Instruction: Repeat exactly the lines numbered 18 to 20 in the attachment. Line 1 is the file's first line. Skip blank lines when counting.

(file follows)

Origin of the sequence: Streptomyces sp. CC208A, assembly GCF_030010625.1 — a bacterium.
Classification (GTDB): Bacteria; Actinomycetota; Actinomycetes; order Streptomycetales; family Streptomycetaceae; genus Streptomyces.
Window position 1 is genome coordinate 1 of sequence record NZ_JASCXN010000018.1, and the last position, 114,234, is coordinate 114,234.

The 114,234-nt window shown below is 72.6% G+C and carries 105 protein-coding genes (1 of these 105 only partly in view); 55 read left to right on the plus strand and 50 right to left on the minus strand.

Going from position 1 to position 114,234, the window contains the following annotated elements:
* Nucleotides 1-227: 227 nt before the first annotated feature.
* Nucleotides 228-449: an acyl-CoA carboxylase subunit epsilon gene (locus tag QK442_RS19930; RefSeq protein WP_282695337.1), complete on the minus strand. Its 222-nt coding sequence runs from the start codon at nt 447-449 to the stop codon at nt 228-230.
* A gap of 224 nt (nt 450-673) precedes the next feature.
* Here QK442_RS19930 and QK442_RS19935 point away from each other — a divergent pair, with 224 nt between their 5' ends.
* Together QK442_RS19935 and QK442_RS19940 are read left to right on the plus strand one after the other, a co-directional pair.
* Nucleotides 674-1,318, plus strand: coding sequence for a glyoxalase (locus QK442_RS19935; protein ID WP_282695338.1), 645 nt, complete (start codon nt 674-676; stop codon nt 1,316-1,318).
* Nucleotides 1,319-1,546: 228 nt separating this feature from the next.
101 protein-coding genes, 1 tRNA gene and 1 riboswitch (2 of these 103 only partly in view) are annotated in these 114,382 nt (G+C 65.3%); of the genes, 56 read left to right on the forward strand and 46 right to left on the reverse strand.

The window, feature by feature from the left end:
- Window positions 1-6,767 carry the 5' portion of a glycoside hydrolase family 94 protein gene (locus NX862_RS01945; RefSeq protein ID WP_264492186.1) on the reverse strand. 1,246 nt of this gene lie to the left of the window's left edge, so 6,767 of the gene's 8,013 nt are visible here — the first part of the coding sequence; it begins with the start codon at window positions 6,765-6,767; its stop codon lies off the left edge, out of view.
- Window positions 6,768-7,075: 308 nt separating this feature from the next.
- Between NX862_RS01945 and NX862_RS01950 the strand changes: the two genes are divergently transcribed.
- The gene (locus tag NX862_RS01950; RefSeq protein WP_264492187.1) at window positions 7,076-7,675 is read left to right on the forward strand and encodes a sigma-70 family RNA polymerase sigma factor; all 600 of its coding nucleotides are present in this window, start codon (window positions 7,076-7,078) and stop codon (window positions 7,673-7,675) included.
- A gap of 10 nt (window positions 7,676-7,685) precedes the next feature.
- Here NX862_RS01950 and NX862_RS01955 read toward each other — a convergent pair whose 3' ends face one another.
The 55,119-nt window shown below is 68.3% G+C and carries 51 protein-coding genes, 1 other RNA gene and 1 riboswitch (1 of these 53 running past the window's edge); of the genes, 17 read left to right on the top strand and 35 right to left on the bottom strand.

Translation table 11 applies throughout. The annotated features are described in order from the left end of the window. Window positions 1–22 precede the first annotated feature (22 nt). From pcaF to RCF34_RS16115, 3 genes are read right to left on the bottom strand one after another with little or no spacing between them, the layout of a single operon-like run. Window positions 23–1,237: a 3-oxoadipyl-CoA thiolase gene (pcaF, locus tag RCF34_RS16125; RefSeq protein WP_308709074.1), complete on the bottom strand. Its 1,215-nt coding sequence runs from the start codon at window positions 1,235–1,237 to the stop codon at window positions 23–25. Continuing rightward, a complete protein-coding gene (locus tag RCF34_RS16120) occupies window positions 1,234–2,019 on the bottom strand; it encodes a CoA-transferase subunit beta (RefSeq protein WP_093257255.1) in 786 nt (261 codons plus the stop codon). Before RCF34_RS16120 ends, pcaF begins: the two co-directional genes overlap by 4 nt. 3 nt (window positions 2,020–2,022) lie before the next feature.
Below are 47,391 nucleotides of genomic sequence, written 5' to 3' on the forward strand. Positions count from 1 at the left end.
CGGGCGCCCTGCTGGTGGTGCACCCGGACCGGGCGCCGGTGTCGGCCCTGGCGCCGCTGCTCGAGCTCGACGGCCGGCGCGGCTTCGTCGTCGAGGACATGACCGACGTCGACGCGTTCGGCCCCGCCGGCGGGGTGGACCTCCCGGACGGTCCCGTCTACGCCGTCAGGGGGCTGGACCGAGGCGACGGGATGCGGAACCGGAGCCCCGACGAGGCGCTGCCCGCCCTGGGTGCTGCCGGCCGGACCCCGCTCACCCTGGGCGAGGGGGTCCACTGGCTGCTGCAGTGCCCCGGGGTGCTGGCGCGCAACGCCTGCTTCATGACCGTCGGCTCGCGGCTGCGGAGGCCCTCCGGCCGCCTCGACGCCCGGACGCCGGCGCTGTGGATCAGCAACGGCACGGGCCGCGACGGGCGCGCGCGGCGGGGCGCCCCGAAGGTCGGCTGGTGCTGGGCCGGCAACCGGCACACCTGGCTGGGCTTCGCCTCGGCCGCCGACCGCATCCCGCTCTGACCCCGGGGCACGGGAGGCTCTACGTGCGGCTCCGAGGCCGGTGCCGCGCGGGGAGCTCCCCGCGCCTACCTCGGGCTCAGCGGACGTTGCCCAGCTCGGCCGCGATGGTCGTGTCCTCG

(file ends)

- The gene (locus tag NX862_RS01950; RefSeq protein WP_264492187.1) at window positions 7,076-7,675 is read left to right on the forward strand and encodes a sigma-70 family RNA polymerase sigma factor; all 600 of its coding nucleotides are present in this window, start codon (window positions 7,076-7,078) and stop codon (window positions 7,673-7,675) included.
- A gap of 10 nt (window positions 7,676-7,685) precedes the next feature.
- Here NX862_RS01950 and NX862_RS01955 read toward each other — a convergent pair whose 3' ends face one another.